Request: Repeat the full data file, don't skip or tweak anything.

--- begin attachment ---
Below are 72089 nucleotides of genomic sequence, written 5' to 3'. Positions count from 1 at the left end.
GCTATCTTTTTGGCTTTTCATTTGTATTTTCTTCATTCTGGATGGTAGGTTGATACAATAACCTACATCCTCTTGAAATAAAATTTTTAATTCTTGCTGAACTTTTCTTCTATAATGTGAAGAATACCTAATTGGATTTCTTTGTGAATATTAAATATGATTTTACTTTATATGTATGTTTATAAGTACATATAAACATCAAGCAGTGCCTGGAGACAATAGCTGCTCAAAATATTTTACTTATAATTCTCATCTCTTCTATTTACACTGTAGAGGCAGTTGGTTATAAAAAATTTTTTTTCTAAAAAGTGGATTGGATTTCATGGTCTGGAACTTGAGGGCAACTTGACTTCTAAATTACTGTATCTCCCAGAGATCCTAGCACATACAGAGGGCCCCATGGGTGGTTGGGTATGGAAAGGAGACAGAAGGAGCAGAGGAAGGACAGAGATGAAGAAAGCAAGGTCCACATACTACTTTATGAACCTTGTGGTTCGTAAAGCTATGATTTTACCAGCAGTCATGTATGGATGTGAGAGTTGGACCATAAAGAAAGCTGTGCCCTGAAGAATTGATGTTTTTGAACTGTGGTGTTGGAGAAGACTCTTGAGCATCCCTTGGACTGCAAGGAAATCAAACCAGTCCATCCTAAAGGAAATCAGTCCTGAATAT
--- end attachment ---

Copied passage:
Below are 72089 nucleotides of genomic sequence, written 5' to 3'. Positions count from 1 at the left end.
GCTATCTTTTTGGCTTTTCATTTGTATTTTCTTCATTCTGGATGGTAGGTTGATACAATAACCTACATCCTCTTGAAATAAAATTTTTAATTCTTGCTGAACTTTTCTTCTATAATGTGAAGAATACCTAATTGGATTTCTTTGTGAATATTAAATATGATTTTACTTTATATGTATGTTTATAAGTACATATAAACATCAAGCAGTGCCTGGAGACAATAGCTGCTCAAAATATTTTACTTATAATTCTCATCTCTTCTATTTACACTGTAGAGGCAGTTGGTTATAAAAAATTTTTTTTCTAAAAAGTGGATTGGATTTCATGGTCTGGAACTTGAGGGCAACTTGACTTCTAAATTACTGTATCTCCCAGAGATCCTAGCACATACAGAGGGCCCCATGGGTGGTTGGGTATGGAAAGGAGACAGAAGGAGCAGAGGAAGGACAGAGATGAAGAAAGCAAGGTCCACATACTACTTTATGAACCTTGTGGTTCGTAAAGCTATGATTTTACCAGCAGTCATGTATGGATGTGAGAGTTGGACCATAAAGAAAGCTGTGCCCTGAAGAATTGATGTTTTTGAACTGTGGTGTTGGAGAAGACTCTTGAGCATCCCTTGGACTGCAAGGAAATCAAACCAGTCCATCCTAAAGGAAATCAGTCCTGAATAT